RED CARD CAMPAIGN: Footballer twins’ shock over racism in junior league

Chris Jackson (left) and Shane Jackson (right) play for Irvine Victoria junior football club
Chris Jackson (pictured left with his children) and Shane Jackson (right) play for Irvine Victoria junior football club

Footballer twin brothers, who live in Dumbarton and Glasgow, have described “shocking” incidents of racism at recent junior league matches.

Chris and Shane Jackson, of Irvine Victoria FC, said both fans and players have made racist remarks – and rival clubs have been inconsistent in dealing with incidents.

The 34-year-olds believe more needs to be done to crack down on bigotry at their level of the game.

The SFA said it has opened an investigation into the allegations.

A spokesman for the West of Scotland Football League said it was investigating both alleged incidents involving spectators.

He added: “The West of Scotland Football League has a zero-tolerance policy towards racism and discrimination both on and off the pitch.

“Such behaviour has no place in football or in society in general.”

Now living in Glasgow and Dumbarton, the men grew up in Bolton with their English father and their mother who was from the Philippines.

One of the incidents is said to have occurred during a clash with Port Glasgow on 5 November.

The brothers claim that racist language was heard from fans and players of the home side, but no action was taken. The club denies the claim,

Shane, who plays as a forward, said he urged the referee to listen out for further abuse – but said no incidents were recorded in the referee’s report.

Chris called the incident “shocking and embarrassing” and told the BBC: “It’s not even young boys doing it, it’s grown men.”

It came after another incident during a match on 29 October, when the brothers said a racist remark from a Lanark United fan near the home dugout resulted in a mass brawl.

However, they said the referee ensured individuals were removed from the match before beginning the second half.

“It’s the worst I’ve had it in junior football,” said defender Chris. “I think now is the time to start stamping down on it. You need to make an example.

“It doesn’t matter who does it or what club it is. It doesn’t matter if it’s a top club or a small club – it needs to be stamped out and it needs to be done properly.”

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Shane added: “It’s not been that bad for god knows how long because we actually know a lot of football players that we’ve played against for so long now.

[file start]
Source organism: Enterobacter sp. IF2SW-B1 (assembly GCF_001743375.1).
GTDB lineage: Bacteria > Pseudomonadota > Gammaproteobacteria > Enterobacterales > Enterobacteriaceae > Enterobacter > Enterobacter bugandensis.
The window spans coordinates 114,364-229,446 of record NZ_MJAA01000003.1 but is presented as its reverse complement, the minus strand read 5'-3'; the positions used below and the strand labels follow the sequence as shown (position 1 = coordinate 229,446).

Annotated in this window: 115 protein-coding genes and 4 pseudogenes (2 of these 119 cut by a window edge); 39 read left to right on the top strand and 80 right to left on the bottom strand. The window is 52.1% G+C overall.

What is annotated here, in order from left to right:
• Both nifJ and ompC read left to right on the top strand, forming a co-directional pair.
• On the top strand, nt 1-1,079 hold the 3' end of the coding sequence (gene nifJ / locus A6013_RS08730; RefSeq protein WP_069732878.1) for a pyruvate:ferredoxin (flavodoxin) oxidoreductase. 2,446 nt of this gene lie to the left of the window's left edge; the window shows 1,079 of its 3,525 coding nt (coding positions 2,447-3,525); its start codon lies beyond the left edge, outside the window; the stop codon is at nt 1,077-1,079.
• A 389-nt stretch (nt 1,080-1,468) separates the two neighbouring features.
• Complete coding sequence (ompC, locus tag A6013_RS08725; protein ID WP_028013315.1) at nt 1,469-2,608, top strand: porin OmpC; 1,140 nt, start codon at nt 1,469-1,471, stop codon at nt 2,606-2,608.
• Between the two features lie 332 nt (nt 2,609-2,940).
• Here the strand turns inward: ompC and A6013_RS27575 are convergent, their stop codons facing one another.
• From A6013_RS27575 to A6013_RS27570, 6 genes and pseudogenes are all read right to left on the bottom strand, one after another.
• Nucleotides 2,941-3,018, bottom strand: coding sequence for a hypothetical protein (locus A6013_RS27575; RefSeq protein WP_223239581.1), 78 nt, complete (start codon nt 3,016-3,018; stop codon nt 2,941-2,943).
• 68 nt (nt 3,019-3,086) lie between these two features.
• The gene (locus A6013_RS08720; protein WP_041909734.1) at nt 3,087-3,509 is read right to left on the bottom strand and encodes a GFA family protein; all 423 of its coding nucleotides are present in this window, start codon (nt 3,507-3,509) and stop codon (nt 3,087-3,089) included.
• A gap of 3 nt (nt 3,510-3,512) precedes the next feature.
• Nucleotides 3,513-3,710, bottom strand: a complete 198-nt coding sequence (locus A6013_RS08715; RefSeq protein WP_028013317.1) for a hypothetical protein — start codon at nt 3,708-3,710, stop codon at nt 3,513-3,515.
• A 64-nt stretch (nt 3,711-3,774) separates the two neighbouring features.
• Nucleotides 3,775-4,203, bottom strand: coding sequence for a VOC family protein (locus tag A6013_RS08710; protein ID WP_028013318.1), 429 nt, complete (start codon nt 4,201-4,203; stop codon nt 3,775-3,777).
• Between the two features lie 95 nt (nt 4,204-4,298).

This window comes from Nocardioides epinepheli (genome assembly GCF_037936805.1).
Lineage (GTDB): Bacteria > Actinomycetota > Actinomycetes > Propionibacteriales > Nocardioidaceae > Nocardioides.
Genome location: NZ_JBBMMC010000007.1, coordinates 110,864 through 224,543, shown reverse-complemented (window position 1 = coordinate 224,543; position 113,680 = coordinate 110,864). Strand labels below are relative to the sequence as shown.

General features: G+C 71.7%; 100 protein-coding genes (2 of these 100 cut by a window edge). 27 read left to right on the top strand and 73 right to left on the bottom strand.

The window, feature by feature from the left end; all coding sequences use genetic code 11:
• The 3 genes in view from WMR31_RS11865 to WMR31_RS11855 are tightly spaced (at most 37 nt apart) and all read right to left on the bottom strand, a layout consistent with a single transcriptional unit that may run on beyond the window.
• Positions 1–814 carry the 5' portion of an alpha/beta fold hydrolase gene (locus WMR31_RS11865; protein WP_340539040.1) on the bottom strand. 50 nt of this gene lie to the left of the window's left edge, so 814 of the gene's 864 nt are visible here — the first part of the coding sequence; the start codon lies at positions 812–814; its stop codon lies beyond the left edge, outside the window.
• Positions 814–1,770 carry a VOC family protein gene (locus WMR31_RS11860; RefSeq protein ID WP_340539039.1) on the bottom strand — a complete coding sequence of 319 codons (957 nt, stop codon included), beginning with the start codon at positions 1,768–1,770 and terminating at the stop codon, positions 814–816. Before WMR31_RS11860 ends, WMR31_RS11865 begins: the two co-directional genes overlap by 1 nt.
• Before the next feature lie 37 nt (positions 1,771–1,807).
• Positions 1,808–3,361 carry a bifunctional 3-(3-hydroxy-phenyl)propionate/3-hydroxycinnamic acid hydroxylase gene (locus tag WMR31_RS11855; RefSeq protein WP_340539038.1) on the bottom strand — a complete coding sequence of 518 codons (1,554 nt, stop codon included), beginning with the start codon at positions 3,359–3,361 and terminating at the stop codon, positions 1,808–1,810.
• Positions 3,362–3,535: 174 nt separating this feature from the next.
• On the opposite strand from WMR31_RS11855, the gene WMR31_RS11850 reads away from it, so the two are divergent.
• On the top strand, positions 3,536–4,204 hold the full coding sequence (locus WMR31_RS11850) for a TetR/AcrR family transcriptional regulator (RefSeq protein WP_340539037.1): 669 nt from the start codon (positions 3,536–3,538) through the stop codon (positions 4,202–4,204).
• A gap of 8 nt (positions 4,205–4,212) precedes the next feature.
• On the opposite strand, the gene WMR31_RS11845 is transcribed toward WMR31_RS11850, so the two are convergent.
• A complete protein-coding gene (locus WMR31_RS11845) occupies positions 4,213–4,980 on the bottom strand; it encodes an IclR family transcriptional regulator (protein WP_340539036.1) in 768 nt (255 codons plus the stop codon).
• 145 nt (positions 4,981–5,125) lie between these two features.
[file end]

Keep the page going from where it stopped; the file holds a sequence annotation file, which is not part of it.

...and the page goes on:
“It’s quite disappointing what’s happened in the last few weeks.”

Chris said Bolton where he grew up was a community with a large number of Asian families but he remembers experiencing racist abuse from the age of five.

“I’ve been called all sorts,” he said. “I’ve had it all my days although this is the first in a long time.

“Me and my brother are quite tough and we’ve got each other’s backs – it’s always good to be a twin. But we don’t need that in our lives.”

‘My mum was heartbroken’

Both brothers have young families and previously would enjoy bringing loved ones to matches for support.

Now they are reluctant to let their children join the crowd for fear of future incidents.

Speaking about the 5 November game, Chris said: “I couldn’t leave the house that weekend.

“My mum got wind of it and she was absolutely heartbroken. My dad has just had a heart attack and we’re trying to get him out to watch games – but I don’t want him to get involved sticking up for me.

“And my kids love watching their daddy play football – but it could mean they end up not coming.”

Chris Jackson and family
Chris fears he may not be able to bring his children to games

Irvine Victoria said it strongly condemned recent incidents and allegations of racism against the players.

In a statement posted on social media, it added “racism and any form of discrimination has no place in football or any sport” – and thanked Lanark United for their “swift action” in October.

Port Glasgow juniors said they took allegations of racism “extremely seriously”, but dismissed the claims made.

Their statement read: “Port Glasgow Junior Football Club are aware of the allegations made against the club of alleged racist incidents taking place in our match at home to Irvine Victoria.

“The club welcomes and will fully support any investigation into these alleged incidents, however, we will robustly defend our player and fans as we believe these allegations to be false and without foundation.

“The club will make no further comment on this until these allegations have been investigated fully.”

Top picture: Lords Speaker Lord McFall, right, with Show Racism the Red Card campaigners at a local football ground.

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